Local cannabis study to determine efficacy of CBD oil

Warning message

The subscription service is currently unavailable. Please try again later.
Twitter icon
beautiful woman

It is hoped a Shepparton research project will unearth answers on the effects of cannabis oils in cannabis users.

The 12-week project is seeking anonymous participants to determine the efficacy of Cannabidiol oil for mood and sleep issues in cannabis users.

The study, led by Shepparton-based Professor Edward Ogden, will include 33 participants who will meet with a researcher monthly to record results.

CBD oil is an alternative therapy which has promising results in trials for treating addiction around the world.

CBD, unlike Tetrahydrocannabinol — the other main compound found in marijuana — contains no psychoactive or addictive qualities.

“Recreational marijuana is very high in THC and we are seeing an increasing amount of people suffering from cannabis use disorder — a condition defined by severe dependence, cravings and withdrawals,” research assistant Coco Piesse said.

“While cannabis can appear to help issues such as depression, anxiety and poor sleep in the short term, research shows that it can instead exacerbate these issues in the long run — so it is an ineffective long-term coping strategy.”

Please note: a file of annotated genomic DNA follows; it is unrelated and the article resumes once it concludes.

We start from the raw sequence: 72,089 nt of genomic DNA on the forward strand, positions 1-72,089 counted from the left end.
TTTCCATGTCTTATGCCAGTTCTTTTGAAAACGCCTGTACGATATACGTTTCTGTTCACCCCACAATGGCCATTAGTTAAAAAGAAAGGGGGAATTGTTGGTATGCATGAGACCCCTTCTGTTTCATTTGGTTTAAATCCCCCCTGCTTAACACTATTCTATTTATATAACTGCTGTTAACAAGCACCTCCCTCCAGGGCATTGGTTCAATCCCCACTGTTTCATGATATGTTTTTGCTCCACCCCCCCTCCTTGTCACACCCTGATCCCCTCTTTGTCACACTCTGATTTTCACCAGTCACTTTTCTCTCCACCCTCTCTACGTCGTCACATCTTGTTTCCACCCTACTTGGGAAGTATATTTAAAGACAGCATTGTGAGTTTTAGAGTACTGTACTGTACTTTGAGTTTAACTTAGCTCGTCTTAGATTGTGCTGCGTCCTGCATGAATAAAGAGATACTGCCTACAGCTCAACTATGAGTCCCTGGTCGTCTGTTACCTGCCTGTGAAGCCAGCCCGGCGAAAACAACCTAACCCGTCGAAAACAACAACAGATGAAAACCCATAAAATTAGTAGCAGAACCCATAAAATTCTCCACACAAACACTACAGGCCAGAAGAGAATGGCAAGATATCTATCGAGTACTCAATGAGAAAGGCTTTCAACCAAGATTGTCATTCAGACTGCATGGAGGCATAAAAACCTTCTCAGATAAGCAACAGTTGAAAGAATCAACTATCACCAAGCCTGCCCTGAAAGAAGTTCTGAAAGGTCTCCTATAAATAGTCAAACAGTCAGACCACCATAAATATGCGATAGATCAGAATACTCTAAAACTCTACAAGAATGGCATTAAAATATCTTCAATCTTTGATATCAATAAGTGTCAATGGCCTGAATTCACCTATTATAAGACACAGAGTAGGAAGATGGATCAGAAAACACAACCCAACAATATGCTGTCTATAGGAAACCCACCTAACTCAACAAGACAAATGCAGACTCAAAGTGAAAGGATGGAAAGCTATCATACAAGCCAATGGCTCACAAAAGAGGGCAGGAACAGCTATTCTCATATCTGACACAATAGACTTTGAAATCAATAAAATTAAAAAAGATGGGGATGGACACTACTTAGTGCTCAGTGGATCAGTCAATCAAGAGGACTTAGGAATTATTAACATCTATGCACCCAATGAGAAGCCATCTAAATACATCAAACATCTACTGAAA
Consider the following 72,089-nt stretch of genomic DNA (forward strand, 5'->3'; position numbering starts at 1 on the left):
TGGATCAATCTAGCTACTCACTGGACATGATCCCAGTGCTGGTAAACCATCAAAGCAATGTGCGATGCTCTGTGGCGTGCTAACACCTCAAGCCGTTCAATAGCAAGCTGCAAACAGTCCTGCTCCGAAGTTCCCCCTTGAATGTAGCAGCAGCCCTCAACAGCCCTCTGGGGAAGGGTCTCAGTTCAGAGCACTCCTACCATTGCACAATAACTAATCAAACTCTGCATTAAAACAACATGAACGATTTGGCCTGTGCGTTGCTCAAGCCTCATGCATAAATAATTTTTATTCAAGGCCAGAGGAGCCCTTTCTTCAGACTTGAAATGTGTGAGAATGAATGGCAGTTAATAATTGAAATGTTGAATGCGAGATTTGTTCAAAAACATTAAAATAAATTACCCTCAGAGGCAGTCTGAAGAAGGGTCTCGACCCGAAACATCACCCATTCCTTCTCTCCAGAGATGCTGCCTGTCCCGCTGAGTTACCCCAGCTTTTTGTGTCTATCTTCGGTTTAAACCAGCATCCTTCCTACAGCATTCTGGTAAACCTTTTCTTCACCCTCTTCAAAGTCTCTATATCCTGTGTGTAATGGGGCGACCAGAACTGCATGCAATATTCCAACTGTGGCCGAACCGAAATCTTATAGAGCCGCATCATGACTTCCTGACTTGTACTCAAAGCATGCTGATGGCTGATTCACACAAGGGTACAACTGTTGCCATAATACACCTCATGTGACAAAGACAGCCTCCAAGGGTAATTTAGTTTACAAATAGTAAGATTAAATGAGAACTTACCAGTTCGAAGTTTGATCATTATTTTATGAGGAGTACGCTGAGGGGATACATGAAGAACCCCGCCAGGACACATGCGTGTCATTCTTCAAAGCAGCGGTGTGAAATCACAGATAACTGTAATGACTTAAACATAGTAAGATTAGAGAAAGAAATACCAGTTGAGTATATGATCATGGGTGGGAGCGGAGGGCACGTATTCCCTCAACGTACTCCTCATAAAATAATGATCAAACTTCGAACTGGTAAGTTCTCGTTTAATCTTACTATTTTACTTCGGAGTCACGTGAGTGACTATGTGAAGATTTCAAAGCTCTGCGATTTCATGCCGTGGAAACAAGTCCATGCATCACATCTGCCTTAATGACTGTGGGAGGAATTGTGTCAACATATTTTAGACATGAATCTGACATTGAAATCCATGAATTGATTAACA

The study’s primary aim is to assess whether CBD oil can address sleep and mood issues in cannabis users, which may in turn help with their dependency.

CBD has been approved for sale through pharmacies however there is no commercial product registered in Australia to date.

CBD has very subtle effects and does not cause the high commonly associated with cannabis use.

The study is a boon for a regional area such as Shepparton, with Prof Ogden the only addiction medicine specialist in regional Victoria at Goulburn Valley Alcohol and Drug Service.

“He has done a lot of research into addiction and he's got quite a different perspective on substance abuse,” Ms Piesse said.

“This study mimics Ed’s philosophy in his approach to substance abuse, which is, people do drugs for a reason.

“We need to figure out what those reasons are and listen to people.

“This study is about dealing with cannabis abuse in quite a different manner, an understanding and compassionate manner.”

The study is open to people aged 18 to 66 who use cannabis regularly with no history of severe neurological, cardiac, endocrine, gastrointestinal, or bleeding disorders.

People who are pregnant or taking part in other trials are unable to participate.

e-mail icon Facebook icon Twitter icon LinkedIn icon Reddit icon
Rate this article: 
Article category: 
Regional Marijuana News: